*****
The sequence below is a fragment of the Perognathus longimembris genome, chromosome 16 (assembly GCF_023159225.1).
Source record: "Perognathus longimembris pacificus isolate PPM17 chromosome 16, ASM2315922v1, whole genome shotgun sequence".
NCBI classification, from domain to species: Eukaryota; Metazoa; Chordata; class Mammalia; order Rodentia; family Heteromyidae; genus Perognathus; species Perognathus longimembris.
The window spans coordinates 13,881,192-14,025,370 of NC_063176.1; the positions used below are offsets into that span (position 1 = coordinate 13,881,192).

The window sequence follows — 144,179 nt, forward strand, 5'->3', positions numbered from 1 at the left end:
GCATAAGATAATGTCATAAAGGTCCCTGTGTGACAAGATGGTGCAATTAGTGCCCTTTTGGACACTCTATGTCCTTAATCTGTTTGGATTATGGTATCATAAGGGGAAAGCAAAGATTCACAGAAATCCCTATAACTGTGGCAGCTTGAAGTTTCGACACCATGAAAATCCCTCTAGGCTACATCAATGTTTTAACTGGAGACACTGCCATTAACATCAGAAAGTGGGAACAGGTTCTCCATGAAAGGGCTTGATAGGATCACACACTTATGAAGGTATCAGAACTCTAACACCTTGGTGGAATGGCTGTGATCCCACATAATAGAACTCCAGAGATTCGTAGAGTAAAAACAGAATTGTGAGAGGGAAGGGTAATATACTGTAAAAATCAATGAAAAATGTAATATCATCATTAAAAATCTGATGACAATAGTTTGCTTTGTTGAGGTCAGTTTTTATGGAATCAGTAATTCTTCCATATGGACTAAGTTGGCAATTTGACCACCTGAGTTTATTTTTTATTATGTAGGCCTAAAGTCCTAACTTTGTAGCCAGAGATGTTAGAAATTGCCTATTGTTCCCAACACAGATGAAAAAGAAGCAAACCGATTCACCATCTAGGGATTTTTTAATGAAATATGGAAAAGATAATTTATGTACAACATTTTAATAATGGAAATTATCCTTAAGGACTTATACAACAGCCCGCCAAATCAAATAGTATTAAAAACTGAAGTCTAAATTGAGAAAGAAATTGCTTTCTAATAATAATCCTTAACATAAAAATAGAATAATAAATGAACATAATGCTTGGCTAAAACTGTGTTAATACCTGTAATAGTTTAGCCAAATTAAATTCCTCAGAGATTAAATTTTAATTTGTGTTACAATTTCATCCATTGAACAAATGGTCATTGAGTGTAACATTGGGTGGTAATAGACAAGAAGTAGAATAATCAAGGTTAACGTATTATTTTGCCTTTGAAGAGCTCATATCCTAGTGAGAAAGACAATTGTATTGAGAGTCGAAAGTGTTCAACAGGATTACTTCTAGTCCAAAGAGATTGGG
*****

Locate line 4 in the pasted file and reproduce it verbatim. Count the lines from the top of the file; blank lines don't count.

The window spans coordinates 13,881,192-14,025,370 of NC_063176.1; the positions used below are offsets into that span (position 1 = coordinate 13,881,192).